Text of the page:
• June 16, 2022

5 rules to create the perfect landing page for a mobile site.

5 rules to create the perfect landing page for a mobile site

Responsive Web Design is playing an increasingly important role in designing sites that will look good on both computers and smartphones. RWD is not only a well-liked, aesthetically pleasing solution, but first and foremost a standard and requirement as a result of Google’s latest changes as to not positioning pages not adapted to mobile devices. Even if you are putting the creation of a mobile or responsive website in the hands of professionals, it is worth knowing a few principles to follow in creating the most ideal possible landing page, or landing page.

Here are 5 rules to follow when creating a RWD site with mobile in mind.

1. Be guided by simplicity.

More than once, writing about responsive websites, we have stressed the importance of keeping things simple and moderate. Both the visual aspect is important, so that the user can easily reach the information they need, but also the “weight” aspect is important. In terms of visuals, it makes sense to keep elements to a minimum – logo, header and footer, with links to each section. In addition, the site must not be overloaded with code that takes too long to load, because a mobile user’s patience usually runs out after three seconds.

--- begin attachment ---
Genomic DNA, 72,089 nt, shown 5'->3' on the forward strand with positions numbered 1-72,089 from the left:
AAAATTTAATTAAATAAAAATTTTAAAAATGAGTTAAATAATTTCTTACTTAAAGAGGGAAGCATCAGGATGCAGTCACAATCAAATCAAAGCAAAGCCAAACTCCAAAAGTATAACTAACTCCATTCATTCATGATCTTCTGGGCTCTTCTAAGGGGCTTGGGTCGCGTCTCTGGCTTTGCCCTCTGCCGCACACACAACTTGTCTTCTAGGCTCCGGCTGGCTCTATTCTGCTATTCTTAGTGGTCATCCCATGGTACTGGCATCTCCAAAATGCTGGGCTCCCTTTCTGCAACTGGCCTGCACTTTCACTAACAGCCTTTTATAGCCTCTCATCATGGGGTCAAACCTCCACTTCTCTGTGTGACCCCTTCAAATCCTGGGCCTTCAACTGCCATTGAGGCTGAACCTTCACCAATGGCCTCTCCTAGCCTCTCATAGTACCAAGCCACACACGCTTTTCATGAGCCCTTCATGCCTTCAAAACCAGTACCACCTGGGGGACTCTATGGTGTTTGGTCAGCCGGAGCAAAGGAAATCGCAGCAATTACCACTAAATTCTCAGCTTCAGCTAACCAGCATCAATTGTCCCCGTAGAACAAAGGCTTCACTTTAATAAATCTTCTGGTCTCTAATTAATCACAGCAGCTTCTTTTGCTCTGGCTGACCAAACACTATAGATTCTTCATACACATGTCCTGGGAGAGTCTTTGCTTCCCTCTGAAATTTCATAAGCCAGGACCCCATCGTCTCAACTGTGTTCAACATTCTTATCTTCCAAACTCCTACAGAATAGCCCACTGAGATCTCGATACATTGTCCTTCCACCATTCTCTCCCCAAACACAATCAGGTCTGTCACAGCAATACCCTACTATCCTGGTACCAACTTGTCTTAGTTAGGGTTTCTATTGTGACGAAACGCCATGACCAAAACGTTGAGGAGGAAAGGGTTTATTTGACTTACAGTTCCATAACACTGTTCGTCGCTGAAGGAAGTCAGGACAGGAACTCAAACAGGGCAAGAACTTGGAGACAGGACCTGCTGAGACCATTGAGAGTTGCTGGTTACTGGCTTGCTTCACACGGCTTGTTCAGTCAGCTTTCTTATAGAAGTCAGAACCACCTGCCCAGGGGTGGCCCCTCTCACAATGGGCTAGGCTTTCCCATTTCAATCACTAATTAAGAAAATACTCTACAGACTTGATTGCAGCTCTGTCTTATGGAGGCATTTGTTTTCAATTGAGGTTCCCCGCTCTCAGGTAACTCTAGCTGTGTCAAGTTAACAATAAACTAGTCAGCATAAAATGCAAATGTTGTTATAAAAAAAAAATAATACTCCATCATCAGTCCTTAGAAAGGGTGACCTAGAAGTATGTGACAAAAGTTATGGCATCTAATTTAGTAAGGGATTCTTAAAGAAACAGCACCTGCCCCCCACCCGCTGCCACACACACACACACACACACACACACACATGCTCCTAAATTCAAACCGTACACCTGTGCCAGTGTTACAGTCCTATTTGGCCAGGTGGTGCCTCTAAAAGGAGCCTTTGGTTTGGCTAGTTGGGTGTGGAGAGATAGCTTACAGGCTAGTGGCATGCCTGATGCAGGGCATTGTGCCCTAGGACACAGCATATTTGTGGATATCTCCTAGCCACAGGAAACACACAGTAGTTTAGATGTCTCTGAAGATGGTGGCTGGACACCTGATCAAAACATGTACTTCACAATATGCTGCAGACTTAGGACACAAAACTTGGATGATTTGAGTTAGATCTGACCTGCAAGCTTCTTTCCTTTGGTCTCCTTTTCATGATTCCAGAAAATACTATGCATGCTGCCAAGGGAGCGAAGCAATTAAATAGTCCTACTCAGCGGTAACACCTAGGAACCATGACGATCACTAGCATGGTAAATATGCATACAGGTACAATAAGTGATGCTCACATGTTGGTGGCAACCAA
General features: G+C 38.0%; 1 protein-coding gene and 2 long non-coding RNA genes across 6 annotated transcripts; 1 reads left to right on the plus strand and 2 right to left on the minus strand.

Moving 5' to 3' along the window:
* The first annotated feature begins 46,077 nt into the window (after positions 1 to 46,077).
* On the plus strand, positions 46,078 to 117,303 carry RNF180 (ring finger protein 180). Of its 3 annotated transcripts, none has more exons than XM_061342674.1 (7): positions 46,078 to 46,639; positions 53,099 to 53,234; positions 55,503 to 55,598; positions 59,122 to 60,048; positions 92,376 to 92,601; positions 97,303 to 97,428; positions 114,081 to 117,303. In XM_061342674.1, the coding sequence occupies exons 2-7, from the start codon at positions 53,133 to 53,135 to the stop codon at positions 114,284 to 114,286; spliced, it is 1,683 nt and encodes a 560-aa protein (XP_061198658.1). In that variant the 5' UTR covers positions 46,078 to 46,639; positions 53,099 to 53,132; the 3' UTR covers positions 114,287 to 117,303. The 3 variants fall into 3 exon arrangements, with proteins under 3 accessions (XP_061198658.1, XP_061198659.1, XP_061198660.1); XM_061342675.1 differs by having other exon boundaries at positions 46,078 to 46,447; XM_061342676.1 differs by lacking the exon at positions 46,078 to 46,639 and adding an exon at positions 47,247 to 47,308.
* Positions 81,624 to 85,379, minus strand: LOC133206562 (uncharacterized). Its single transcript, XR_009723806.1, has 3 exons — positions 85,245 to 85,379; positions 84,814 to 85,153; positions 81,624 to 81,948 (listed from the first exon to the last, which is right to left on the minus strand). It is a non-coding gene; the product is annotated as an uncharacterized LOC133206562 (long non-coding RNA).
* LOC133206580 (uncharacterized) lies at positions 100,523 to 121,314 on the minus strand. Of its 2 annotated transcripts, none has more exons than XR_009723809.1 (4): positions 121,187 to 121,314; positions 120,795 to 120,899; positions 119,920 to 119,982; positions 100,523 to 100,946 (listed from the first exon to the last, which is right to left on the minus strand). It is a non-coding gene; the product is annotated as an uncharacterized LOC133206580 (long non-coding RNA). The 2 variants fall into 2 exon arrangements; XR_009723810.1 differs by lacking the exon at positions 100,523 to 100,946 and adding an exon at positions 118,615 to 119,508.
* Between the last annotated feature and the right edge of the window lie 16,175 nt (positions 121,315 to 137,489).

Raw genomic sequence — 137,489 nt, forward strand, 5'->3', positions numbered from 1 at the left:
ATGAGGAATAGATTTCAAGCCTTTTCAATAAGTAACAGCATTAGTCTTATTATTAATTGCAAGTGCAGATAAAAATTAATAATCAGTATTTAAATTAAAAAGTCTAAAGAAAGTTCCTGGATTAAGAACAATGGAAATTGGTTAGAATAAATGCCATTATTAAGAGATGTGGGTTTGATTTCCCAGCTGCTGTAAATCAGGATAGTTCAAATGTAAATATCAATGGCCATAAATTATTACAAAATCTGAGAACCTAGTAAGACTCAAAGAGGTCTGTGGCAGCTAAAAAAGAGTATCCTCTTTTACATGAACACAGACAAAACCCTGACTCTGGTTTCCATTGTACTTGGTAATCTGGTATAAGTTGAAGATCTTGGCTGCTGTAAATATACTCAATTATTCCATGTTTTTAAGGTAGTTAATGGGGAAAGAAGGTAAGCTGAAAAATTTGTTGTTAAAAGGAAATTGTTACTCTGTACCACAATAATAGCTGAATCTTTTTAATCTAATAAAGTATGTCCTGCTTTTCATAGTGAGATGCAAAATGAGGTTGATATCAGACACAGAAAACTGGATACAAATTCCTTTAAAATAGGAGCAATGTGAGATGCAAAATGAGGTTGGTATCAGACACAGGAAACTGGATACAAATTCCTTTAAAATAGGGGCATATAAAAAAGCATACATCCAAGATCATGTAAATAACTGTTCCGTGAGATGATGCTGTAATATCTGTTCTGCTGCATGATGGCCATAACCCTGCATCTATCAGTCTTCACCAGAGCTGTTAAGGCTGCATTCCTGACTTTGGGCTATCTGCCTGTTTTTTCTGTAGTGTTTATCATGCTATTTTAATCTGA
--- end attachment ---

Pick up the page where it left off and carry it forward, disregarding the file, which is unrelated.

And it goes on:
If a page doesn’t load after that, the user will most likely close it and forget about it forever.

2. Hide unnecessary elements.

Mobile users visit the site for a specific purpose – they want to find basic information about the company’s activities, contact information, the location of the nearest office or contact data. All other elements are rather redundant. It’s a good idea to use media queries in CSS to hide unnecessary elements for mobile users, such as icons or long text, which would definitely lengthen the page displayed on mobile devices.

The elements will still be visible to desktop users.

3. Divide content into parts.

To make the site look good on desktops, it can be as wide as 1200 pixels. It is obvious that such a width has no way to fit on a mobile screen. Therefore, when designing a RWD site, it is worth dividing the width of the page into several columns, which on a desktop will read from left to right, while on a mobile device it will be arranged in one long column, allowing the content to be viewed from top to bottom.

4. Remember alt attributes.

The alt attribute is the text that will be displayed in place of the image, in case the image does not load. There is a possibility that images will not display correctly on all mobile devices. Therefore, it is worth ensuring that instead of an unloaded image there is an alternative text that textually supplements the content that was supposed to appear on the graphic.